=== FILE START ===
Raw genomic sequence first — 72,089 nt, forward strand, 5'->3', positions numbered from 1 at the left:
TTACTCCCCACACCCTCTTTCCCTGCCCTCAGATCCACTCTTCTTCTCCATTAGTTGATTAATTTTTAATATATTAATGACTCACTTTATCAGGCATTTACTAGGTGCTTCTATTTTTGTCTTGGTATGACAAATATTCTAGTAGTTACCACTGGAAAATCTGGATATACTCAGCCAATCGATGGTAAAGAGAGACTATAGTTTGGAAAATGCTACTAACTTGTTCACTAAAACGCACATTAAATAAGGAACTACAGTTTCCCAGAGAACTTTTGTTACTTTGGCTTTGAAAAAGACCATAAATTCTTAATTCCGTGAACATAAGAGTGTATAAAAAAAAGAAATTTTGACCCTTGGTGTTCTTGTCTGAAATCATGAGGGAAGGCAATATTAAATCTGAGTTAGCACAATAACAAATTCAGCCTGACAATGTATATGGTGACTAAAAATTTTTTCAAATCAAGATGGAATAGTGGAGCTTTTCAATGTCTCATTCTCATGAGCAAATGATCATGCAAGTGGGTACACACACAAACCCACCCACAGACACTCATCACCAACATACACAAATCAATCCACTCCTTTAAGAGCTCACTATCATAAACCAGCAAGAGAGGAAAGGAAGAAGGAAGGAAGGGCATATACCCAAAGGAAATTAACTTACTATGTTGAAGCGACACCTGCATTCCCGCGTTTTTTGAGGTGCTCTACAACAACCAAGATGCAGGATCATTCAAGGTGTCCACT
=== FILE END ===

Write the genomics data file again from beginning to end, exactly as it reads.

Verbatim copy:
Raw genomic sequence first — 72,089 nt, forward strand, 5'->3', positions numbered from 1 at the left:
TTACTCCCCACACCCTCTTTCCCTGCCCTCAGATCCACTCTTCTTCTCCATTAGTTGATTAATTTTTAATATATTAATGACTCACTTTATCAGGCATTTACTAGGTGCTTCTATTTTTGTCTTGGTATGACAAATATTCTAGTAGTTACCACTGGAAAATCTGGATATACTCAGCCAATCGATGGTAAAGAGAGACTATAGTTTGGAAAATGCTACTAACTTGTTCACTAAAACGCACATTAAATAAGGAACTACAGTTTCCCAGAGAACTTTTGTTACTTTGGCTTTGAAAAAGACCATAAATTCTTAATTCCGTGAACATAAGAGTGTATAAAAAAAAGAAATTTTGACCCTTGGTGTTCTTGTCTGAAATCATGAGGGAAGGCAATATTAAATCTGAGTTAGCACAATAACAAATTCAGCCTGACAATGTATATGGTGACTAAAAATTTTTTCAAATCAAGATGGAATAGTGGAGCTTTTCAATGTCTCATTCTCATGAGCAAATGATCATGCAAGTGGGTACACACACAAACCCACCCACAGACACTCATCACCAACATACACAAATCAATCCACTCCTTTAAGAGCTCACTATCATAAACCAGCAAGAGAGGAAAGGAAGAAGGAAGGAAGGGCATATACCCAAAGGAAATTAACTTACTATGTTGAAGCGACACCTGCATTCCCGCGTTTTTTGAGGTGCTCTACAACAACCAAGATGCAGGATCATTCAAGGTGTCCACT